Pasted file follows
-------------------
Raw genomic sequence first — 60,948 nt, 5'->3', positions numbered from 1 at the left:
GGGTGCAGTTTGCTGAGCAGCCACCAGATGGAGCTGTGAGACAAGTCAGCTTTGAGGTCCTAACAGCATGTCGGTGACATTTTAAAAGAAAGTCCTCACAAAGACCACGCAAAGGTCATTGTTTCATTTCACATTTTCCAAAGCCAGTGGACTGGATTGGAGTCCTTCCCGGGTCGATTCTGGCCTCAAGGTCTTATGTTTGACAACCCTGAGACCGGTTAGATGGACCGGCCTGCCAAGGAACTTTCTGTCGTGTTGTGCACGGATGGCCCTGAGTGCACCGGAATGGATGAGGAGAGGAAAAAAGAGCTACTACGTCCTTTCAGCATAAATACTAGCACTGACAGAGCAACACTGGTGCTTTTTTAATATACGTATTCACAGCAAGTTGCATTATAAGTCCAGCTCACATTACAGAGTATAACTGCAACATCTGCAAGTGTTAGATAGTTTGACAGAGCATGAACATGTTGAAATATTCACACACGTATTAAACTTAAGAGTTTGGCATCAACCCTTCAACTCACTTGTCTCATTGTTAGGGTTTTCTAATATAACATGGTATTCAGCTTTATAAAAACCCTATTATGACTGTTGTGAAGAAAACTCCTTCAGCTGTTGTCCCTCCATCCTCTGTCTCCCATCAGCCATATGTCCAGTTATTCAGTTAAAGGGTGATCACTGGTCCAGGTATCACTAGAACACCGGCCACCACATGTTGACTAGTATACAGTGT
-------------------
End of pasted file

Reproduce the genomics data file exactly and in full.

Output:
Raw genomic sequence first — 60,948 nt, 5'->3', positions numbered from 1 at the left:
GGGTGCAGTTTGCTGAGCAGCCACCAGATGGAGCTGTGAGACAAGTCAGCTTTGAGGTCCTAACAGCATGTCGGTGACATTTTAAAAGAAAGTCCTCACAAAGACCACGCAAAGGTCATTGTTTCATTTCACATTTTCCAAAGCCAGTGGACTGGATTGGAGTCCTTCCCGGGTCGATTCTGGCCTCAAGGTCTTATGTTTGACAACCCTGAGACCGGTTAGATGGACCGGCCTGCCAAGGAACTTTCTGTCGTGTTGTGCACGGATGGCCCTGAGTGCACCGGAATGGATGAGGAGAGGAAAAAAGAGCTACTACGTCCTTTCAGCATAAATACTAGCACTGACAGAGCAACACTGGTGCTTTTTTAATATACGTATTCACAGCAAGTTGCATTATAAGTCCAGCTCACATTACAGAGTATAACTGCAACATCTGCAAGTGTTAGATAGTTTGACAGAGCATGAACATGTTGAAATATTCACACACGTATTAAACTTAAGAGTTTGGCATCAACCCTTCAACTCACTTGTCTCATTGTTAGGGTTTTCTAATATAACATGGTATTCAGCTTTATAAAAACCCTATTATGACTGTTGTGAAGAAAACTCCTTCAGCTGTTGTCCCTCCATCCTCTGTCTCCCATCAGCCATATGTCCAGTTATTCAGTTAAAGGGTGATCACTGGTCCAGGTATCACTAGAACACCGGCCACCACATGTTGACTAGTATACAGTGT